5th. Whether children miglit be baptized, wño were born whilst their parents were heathens -0f this there can be no doubt; for as soon as the parents themselves were baptized, they were obliged to have their families baptized also ;---and by a law of the emperor Justinian (about the year 540918 sewere penalty was laid upon such parents as neglected to get their children baptized.-Photius, Patriarch of Constantinople (about the year 840) repeats this law in his Nono-canon, and adds another to it, concerning the Samaritans, that though they themselves might not be baptized till they had been catechumens two years, yet their little ones, who were not capable of instruction, might be admitted to baptism, without any such delay or prolongation

[To be continued.]

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TO THE EDITORS OF THE CHURCHMAN'S MAGAZINE,
Gentlemen,
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der and decorum in religious matters, and believing that your sentiments concur with mine, with regard to.the impropriety of administring the Sacrament of Baptism in private houses, instead of requiring the children to be brought to Church ; I am desirous of offering to the consideration of yoúr readers my thoughts on that subject.

I am of opinion, gentlemen, that this evil originates from a variety of causes ; 1st, in affection of grandeur ; 2diy, from sell-interest on the part of those, who paid for dispensing with Tubrics and canons; and, 3dly, from that general indifference to the offices of religion ; to which I may add the unreasonable plea of tenderness for the child, to whom it is supposed it would be fatal to be taken to Church, even in the inonth of June.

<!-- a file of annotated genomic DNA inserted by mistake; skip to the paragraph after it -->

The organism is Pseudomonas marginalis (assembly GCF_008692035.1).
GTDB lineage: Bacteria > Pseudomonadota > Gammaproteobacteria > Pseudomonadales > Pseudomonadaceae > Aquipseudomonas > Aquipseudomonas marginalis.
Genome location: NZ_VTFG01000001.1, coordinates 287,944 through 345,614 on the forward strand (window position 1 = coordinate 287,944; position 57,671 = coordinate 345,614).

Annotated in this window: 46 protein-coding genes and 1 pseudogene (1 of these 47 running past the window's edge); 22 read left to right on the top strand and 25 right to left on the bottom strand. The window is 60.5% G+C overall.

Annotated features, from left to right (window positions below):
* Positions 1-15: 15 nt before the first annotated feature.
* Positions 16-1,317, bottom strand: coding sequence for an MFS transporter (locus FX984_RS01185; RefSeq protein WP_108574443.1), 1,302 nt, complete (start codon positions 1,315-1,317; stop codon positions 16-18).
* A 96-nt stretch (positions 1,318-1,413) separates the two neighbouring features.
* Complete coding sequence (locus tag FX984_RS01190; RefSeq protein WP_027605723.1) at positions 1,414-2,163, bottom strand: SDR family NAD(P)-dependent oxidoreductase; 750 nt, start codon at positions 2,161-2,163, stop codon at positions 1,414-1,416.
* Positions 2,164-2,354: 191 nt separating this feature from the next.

If the clergy should attempt to vindicate themselves by saying, they comply with what they do not approve, for fear of giving orience ; I would only wish them to consider, whether they do not rather lower their character by such an improper compliance, than conciliate the favour and esteem of their parishioners.

Men of sense canriot but know, that when they ask a clergyman to perform this duty, they call upon him to act contrary to the directions of the rubric and they do not esteem him the more, but the less, for his indifference to pro

140